• APGF: Asian Pacific Gays and Friends APGF Mission Statement: a) To provide a support system for gay men and women of Asian/Pacific Islander descent in their relations with their families and communities so as to understand and accept each other with caring and pride (b) To inform individuals and the community at large on the experience of Asian/Pacific Islander gay men and women (c) To support the full human rights and civil rights of gay men and women (d) To increase awareness and understanding of the rich cultural heritage and diversity that exists among Asian/Pacific Islander ethnic groups for members andthe general public (e) To provide opportunities for members of Asian/Pacific Islander descent t develop leadership skills and function in leadership positions (f) To foster a sense of community in a family-likeenvironment (g) To promote positive interactions among the members (h) To provide a support syste that will help members understand and accept other important people in their lives (i) To strive to enhance the self identity, pride, personal growth and competence of the membership (j) To inform the membership of relevant political and social issues (k) To improve understanding of the gay and lesbian Asian/Pacific Islander experience by the greater gay communities, the Asian/Pa­cific communities, and the public at large
  • Trikone: Lesbian, Gay, Bisexual and Transgendered South Asians Through social and political activities, Trikone offers a supportive, empowering, and non-judgmental environment, where queer South Asians can meet, make connections, and proudly promote awareness and acceptance of their sexuality in society. Trikone actively works against all forms of oppression based on race, gender, class, and other identities. Trikone works toward the following goals:
    • Bring people of South Asian heritage together in a friendly, supportive, and non-judgmental environment.
    • Promote awareness, visibility and acceptance of alternative sexuality in society.
    • Trikone proudly affirms both its South Asian identity as well as its sexuality.
    • Oppose discrimination based on race, gender, class, and other identities.
  • Barangay, Gay Filipino Organization BARANGAY became an informal presence in Los Angeles in 1990, to serve the growing gay Filipino community. A dedicated and enthusiastic group of volunteers held socials and rap groups regularly until attempts to formalize the group finally bore fruit when BARANGAY began as an official organization in 1996. In January 1997, BARANGAY held Bagong Pagsimula (A New Beginning),its first Installation of Officiers and Awards Banquet. A smashing success, the event installed the BARANGAY Board of Directors and presented awards to outstanding leaders in the gay Filipino Community.

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Regional Partners

  • AHCI: Asian Health Coalition of Illinois AHCI is a grassroots organization, created by community members and health care providers in December 1996. AHCI received non-profit 501(c)(3) status in 1998. Today, the coalition is composed of a diverse array of community-based organizations, health care providers, and public health officials.Ou mission is to improve the health and well being of all Asian American and Pacific Islander (AAPIs) in Illinois through the development of an AAPI health agenda.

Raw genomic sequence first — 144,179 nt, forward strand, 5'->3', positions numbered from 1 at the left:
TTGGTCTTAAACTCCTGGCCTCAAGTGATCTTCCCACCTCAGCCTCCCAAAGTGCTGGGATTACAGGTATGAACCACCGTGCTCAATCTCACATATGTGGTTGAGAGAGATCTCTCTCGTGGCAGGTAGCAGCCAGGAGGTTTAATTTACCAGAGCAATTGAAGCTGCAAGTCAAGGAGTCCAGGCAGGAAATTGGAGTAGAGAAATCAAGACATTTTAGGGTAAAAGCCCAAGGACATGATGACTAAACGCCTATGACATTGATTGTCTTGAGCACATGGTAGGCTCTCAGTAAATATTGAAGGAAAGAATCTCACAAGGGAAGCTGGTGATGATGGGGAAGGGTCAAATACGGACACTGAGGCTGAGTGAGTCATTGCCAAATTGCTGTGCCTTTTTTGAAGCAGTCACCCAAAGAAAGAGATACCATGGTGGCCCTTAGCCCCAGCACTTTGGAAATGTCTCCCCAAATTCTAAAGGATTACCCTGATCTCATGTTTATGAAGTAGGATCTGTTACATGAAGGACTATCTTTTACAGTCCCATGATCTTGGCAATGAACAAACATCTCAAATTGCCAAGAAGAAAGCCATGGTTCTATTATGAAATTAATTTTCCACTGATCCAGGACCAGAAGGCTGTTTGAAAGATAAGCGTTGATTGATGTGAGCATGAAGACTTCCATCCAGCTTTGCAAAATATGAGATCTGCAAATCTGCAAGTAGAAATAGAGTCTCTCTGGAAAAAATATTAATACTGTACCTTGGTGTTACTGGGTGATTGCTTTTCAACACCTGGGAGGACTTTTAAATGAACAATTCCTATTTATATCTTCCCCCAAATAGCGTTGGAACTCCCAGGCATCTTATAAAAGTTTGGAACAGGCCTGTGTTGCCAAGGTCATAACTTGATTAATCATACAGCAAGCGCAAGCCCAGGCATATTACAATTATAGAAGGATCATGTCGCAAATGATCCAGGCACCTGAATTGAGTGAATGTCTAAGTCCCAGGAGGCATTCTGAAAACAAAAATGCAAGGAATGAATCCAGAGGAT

• APIAHF: Asian Pacific Islander American Health Forum The Health Forum is a national advocacy organization dedicated to promoting policy, program, and research efforts to improve the health and well-being of Asian American and Pacific Islander (AAPI) communities. Founded in 1986, the Health Forum approaches activities with the philosophy of coalition-building and developing capacity within local AAPI communities. We advocate on health issues of significance to AAPI communities, conduct community-based technical assistance and training, provide health and U.S. Census data analysis and information dissemination, and convene regional and national conferences on AAPI health.
  • APICHA: Asian Pacific Islander Coalition for HIV/AIDS APICHA’s mission is to combat AIDS-related dicrimination and to support, empower, and enhance the quality of life of Asians and Pacific Islanders in the New York City area – particularly community members living with AIDS and HIV infection – through client services, education, training and technical assistance, community organizing, coalition building, policy analysis, and research.
  • APIWC: Asian Pacific Islander Wellness Center Asian & Pacific Islander Wellness Center (A&PI Wellness Center) educates, supports, empowers, andadvocates for Asian and Pacific Islander (A&PI) communities, particularly A&PIs living with orat-risk for HIV/AIDS. Founded in 1987 as a grassroots response to the HIV/AIDS crisis in communities of color, it is the oldest nonprofit organization in North America targeting A&PI communities around sexual health and HIV/AIDS services. A&PI Wellness Center is based in San Francisco’s Tenderloin neighborhood, provides services regionally, statewide, and nationally, and maintains linkages with non-governmental organizations throughout Asia and the Pacific.
  • MAP for Health: Massachusetts and Pacific Islanders for Health MAP for Health is a non-profit organization that promotes health, HIV and sexuality awareness, and access to care in Massachusetts Asian, South Asian and Pacific Islander communities through education, advocacy and technical assistance.
  • Malama Pono- Kaua’i, Hawaii Malama Pono is the HIV service agency of Kaua’i, and is dedicated to the emotional, mental, physical and spiritual needs of their clients, their families and loved ones.
  • Life Foundation- HawaiiLife Foundation is a non-profit organization dedicated to stopping the spread of HIV and to assisting people who are living with HIV and AIDS. Since opening its doors as Hawaii’s first AIDS organization in 1983, Life Foundation has been implementing innovative programs such as AIDS case management, school based AIDS education, the sterile needle exchange, peer support for positives, treatment education and peer-to-peer HIV prevention outreach.
  • AIDS United  Strives to reach out, educate and empower marginalized HIV+ individuals within our communities, particularly addressing the negative impacts racism, sexism, homo- and transphobia and classism have on our communities.